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'It's important to recognise that men's sport has had investment and privilege that most of women's sport never had'

Anna Kessel is this week’s guest on Behind the Lines.

THIS WEEK’S GUEST on Behind the Lines is Anna Kessel, women’s sport editor at the Telegraph and author of Eat, Sweat, Play: How Sport Can Change Your Life.

Behind the Lines is our weekly sportswriting podcast here on The42, in which we speak with sportswriters about their career and their favourite pieces of writing. To subscribe, go to members.the42.ie. 

Over the course of the podcast we discussed the phrase women’s sport, and whether the the ambition is to reach a point at which there is no need for a prefacing word, where women’s sport is marketed and understood solely as sport? 

Canoeist and 20×20 ambassador Jenny Egan raised that point in an interview with Emma Duffy of this website over the weekend: “Two, three, four-year-olds need to grow up knowing it’s not women’s sport, it’s just sport. That’s what’s really important. It will take a few years and it is a culture shift but it’s moving in the right direction, we just need to keep the momentum up.” 

Kessel has a different view. 

“I always feel quite conflicted on this question. In some ways I think, ‘Yeah, that would be great, we should be seen as just sport.’ In other ways I think, what if it was women’s sport and men’s sport? 

“If it wasn’t just ‘sport’, and we acknowledge the differences and celebrate the differences. Because they are different, and that’s okay. 

“I think if we pretend we are the same as men’s sport then that will never really work, and all those idiots will never be convinced. They’ll probably never be convinced anyway. 

“I think there’s something important about remembering what the differences are, and recognising that for the most part men’s sport has had so much investment and privilege that most of women’s sport has never had, and to recognise those differences you have to call it out and name it, and I think that’s a helpful way of doing it.” 

Kessel edits a monthly supplement on women’s sport for the Telegraph in the UK, and while she recognises the strides made by women’s sport over the last few years – particularly by football – she worries the cost-cutting wrought by the Covid-19 pandemic may reverse that progress.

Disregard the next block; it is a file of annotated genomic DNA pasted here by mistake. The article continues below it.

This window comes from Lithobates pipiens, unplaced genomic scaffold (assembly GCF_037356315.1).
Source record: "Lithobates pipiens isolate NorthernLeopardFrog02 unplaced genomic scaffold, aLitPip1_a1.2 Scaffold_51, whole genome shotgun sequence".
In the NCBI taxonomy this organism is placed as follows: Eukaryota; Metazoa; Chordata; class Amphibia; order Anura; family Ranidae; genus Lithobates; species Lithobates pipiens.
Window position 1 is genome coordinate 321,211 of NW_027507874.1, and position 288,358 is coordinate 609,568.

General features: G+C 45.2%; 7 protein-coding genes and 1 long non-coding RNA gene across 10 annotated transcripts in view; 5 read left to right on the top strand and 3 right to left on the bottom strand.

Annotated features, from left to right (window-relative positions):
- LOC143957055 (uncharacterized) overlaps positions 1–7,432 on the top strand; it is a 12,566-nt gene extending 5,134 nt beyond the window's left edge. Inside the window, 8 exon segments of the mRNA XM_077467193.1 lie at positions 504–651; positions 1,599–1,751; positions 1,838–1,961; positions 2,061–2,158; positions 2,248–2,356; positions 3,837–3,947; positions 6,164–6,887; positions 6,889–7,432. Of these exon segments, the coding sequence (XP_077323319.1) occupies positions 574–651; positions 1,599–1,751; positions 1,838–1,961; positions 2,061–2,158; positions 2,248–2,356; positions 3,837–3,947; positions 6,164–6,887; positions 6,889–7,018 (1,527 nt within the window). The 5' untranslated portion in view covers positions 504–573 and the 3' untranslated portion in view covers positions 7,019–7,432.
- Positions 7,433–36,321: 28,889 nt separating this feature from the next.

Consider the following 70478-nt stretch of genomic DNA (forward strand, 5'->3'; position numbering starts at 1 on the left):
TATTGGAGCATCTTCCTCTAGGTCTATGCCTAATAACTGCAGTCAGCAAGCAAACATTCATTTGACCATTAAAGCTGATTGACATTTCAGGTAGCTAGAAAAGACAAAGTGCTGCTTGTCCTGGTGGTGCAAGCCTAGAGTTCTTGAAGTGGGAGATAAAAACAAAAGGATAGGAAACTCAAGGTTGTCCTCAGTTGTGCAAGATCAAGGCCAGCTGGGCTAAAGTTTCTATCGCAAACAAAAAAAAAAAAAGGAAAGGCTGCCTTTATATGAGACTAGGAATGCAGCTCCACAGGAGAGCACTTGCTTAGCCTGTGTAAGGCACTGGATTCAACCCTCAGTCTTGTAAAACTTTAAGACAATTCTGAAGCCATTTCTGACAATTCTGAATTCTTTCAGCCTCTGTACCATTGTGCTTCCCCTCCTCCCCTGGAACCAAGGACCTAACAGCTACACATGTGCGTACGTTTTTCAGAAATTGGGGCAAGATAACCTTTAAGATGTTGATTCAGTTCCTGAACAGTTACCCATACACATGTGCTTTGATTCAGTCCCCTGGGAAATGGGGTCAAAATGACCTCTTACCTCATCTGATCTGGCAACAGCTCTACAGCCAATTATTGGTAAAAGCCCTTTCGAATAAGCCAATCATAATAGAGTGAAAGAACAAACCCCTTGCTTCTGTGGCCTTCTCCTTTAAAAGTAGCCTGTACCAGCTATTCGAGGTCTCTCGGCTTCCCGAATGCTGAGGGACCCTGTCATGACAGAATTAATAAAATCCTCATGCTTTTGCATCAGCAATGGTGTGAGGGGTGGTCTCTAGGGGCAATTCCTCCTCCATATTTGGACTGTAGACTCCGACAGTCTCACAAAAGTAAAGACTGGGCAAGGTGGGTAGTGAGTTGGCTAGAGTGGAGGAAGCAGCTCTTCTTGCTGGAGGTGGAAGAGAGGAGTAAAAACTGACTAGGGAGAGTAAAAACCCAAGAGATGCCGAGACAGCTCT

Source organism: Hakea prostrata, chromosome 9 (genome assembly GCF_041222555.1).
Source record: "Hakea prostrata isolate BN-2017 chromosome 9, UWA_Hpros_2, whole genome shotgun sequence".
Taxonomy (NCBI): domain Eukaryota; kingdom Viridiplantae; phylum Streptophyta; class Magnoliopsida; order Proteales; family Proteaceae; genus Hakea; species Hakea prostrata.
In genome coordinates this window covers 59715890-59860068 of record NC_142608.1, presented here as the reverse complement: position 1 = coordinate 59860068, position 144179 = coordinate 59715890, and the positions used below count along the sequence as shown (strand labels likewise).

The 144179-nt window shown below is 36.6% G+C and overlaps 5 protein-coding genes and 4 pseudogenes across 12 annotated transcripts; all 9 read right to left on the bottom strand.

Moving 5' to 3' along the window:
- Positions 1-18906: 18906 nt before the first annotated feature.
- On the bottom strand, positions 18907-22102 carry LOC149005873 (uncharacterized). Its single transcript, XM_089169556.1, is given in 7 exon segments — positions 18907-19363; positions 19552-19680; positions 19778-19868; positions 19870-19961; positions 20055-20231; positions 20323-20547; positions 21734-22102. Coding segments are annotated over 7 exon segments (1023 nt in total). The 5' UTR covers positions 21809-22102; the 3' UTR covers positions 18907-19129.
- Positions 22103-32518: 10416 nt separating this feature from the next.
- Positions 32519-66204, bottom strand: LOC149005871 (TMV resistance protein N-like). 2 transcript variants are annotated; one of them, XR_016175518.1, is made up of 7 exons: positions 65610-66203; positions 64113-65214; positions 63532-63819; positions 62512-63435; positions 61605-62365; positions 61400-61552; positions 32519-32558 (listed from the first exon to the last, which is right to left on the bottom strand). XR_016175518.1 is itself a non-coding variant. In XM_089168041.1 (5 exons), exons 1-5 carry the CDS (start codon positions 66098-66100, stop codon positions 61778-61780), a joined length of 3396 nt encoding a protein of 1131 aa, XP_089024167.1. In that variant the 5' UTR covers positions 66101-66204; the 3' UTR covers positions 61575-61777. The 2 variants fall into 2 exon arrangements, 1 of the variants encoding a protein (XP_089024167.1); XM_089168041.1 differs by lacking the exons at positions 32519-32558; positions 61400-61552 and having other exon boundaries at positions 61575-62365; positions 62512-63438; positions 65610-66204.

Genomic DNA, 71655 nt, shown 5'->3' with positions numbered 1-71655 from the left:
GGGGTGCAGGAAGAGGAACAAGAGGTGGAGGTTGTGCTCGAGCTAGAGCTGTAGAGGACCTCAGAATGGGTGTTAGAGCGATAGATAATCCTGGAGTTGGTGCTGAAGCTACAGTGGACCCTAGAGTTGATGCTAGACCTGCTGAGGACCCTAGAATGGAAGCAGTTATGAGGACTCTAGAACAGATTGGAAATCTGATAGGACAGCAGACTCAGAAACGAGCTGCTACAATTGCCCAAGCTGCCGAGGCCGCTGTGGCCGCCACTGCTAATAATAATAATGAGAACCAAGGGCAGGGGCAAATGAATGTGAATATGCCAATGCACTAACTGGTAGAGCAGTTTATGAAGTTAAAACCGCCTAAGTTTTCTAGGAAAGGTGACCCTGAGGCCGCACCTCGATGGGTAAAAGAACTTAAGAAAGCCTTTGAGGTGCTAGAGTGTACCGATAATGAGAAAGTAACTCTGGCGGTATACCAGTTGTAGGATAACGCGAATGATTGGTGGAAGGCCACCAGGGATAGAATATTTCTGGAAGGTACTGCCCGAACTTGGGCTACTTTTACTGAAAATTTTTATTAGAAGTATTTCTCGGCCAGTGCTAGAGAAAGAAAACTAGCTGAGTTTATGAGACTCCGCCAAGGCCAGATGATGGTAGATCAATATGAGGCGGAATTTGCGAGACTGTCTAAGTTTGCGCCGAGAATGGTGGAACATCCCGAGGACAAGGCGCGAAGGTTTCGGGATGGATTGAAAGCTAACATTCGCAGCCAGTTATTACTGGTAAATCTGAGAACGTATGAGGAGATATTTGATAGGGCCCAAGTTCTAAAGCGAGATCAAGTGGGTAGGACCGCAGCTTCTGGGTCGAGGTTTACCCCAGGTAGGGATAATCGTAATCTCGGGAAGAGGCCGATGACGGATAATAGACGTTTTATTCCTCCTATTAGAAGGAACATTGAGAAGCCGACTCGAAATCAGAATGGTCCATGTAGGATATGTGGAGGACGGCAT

“I think that’s a wider question for the whole of women’s sport, and equality generally. There’s a feeling that commitments to equality are being rowed back on as we’re in a state of crisis and quality is now being rebranded as a luxury, but you can’t allow it to affect your bottom line. 

For example, Claire Connor of the ECB [English Cricket Board] – who I respect a lot – said at a press conference two weeks ago that because of a revenue loss of €380 million, men’s international cricket has got to come first and women’s international cricket will probably have to wait.  That’s a classic example of women coming second. It doesn’t have to be that way. If you look to Germany, they have created a system where women can return to play, they have a date, 29 May, when they’ll be returning. There are subsidies to help women with testing and getting the games back on. They are trying to have parity but in England we haven’t seen enough of that.” 

In contrast to German football, the Women’s Super League in England has been curtailed, with a decision on how to conclude the league season off the pitch yet to be agreed. 

“It was a hugely exciting title race, unfortunately, there was so little in it at the top”, says Kessel.

“How on earth can you decide it fairly without playing it, but how do you play it if you’re not prepared to invest money for testing? What it means is how long will it be before women’s football comes back into visibility, and coming back on our screens? 

“Those are the ramifications, at a time we were building crowds, we were trying to get the point domestic broadcast deal: what is this going to mean? Does it mean women will again take a second place to men? That’s deeply troubling.  

“Women’s sport and women are so bloody resilient. We’ve been banned, we’ve been given no money, all the rest of it. Women’s sport has been through all of that and it can go through it again if it needs to, it’s not going to go away. It’s not going to disappear. 

What makes me worried and what makes me cross is we might have to do it all over again. We’ve made all this progress and then we’ll have to climb back up the wall. Is this really what we’re going to have to do, just because somebody looks at the spreadsheet ad says, ‘Actually, the women’s team is going to cost me, I don’t know, a couple of percent of the overall budget, so let’s strip it away and save a bit of cash?’ 

“That fundamentally bothers me, I think it’s such a terrible decision to make.” 

You can listen to the full interview with Anna by subscribing at this link. 

Highlights of the series’ second run of a dozen episodes are available for free at this link. 

 

 

 

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About the author:

Gavin Cooney

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